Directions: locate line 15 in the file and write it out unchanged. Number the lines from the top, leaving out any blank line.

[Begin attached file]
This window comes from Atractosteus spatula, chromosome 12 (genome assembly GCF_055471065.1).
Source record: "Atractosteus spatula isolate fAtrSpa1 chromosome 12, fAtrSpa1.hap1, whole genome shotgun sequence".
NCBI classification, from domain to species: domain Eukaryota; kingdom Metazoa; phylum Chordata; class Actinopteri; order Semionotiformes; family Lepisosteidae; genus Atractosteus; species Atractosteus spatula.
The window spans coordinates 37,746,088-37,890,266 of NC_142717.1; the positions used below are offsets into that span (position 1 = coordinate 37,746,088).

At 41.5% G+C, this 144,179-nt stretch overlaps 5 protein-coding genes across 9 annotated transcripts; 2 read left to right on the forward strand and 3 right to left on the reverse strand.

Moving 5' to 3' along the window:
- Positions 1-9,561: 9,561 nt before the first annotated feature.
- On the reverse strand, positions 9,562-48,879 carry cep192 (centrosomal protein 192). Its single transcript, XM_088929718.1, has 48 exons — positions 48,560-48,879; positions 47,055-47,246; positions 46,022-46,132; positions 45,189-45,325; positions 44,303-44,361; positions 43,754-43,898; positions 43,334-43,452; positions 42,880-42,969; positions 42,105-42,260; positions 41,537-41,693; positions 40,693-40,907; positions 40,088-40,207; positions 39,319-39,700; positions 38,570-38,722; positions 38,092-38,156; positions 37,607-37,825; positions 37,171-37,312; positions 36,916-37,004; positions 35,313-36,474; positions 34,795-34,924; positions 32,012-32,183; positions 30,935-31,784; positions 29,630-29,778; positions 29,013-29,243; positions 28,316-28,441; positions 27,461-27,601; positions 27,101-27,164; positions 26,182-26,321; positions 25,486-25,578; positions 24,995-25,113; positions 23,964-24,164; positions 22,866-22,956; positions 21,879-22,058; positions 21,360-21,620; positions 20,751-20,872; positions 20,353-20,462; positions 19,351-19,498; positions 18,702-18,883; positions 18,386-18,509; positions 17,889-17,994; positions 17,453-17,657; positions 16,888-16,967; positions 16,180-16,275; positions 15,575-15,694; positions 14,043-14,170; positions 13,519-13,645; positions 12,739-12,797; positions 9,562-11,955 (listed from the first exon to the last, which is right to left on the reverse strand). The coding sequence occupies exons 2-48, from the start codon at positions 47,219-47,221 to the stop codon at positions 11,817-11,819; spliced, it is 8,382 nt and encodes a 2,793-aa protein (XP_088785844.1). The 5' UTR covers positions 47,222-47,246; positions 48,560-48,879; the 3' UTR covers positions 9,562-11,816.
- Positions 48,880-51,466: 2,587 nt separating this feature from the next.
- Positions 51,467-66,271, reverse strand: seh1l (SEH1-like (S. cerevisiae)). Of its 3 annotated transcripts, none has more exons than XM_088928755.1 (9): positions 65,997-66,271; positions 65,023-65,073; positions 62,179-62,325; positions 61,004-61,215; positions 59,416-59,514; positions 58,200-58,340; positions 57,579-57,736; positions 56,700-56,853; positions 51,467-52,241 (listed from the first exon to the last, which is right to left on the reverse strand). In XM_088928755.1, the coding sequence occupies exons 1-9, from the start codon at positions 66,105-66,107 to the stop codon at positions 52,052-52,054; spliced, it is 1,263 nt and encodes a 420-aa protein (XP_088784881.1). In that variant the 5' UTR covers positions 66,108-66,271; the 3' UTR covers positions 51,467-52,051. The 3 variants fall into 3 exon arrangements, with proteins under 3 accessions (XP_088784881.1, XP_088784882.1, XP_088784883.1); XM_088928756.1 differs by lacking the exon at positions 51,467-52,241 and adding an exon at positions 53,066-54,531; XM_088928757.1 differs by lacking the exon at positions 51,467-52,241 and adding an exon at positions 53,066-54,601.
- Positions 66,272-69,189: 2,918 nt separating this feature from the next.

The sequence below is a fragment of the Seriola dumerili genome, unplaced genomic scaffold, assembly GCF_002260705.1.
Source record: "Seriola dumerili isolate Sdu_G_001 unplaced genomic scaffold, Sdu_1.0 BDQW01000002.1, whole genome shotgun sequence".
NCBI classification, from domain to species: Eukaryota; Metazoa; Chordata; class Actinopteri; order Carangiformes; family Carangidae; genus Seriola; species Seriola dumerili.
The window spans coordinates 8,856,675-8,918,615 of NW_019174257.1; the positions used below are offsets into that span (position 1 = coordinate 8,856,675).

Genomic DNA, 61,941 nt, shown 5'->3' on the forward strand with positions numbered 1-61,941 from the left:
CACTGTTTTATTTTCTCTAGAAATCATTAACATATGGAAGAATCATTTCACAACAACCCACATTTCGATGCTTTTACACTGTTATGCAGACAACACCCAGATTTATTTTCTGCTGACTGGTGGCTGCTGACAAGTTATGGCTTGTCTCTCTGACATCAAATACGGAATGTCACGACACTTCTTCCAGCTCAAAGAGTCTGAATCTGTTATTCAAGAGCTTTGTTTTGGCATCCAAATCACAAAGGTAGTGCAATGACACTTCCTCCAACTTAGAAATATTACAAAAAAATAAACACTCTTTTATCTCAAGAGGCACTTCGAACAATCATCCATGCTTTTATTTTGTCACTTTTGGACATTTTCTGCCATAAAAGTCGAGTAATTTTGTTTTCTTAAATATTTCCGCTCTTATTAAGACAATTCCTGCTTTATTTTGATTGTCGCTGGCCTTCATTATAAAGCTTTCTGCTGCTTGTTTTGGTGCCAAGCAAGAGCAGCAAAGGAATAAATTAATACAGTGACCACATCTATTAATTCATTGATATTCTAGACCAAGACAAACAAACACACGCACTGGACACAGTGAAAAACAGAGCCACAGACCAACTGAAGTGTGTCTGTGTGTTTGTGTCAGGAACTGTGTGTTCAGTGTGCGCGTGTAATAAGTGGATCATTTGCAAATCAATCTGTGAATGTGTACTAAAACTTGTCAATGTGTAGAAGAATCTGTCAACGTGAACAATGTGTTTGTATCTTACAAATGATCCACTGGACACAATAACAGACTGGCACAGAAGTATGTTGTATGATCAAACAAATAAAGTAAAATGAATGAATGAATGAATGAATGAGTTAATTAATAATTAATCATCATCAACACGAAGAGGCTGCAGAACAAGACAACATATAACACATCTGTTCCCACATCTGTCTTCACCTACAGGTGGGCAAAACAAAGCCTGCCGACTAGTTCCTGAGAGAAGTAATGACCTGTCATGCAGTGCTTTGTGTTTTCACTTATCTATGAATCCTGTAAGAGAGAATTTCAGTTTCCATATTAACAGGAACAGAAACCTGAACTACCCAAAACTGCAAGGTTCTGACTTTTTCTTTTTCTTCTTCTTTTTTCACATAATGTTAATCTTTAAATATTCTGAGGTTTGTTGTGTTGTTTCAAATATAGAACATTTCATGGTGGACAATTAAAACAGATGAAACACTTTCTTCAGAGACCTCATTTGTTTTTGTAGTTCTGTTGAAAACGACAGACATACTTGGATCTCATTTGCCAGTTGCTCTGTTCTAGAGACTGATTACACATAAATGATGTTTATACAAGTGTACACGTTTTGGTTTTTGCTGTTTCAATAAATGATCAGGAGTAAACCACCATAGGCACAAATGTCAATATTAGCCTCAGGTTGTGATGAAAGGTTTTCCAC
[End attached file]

The window spans coordinates 8,856,675-8,918,615 of NW_019174257.1; the positions used below are offsets into that span (position 1 = coordinate 8,856,675).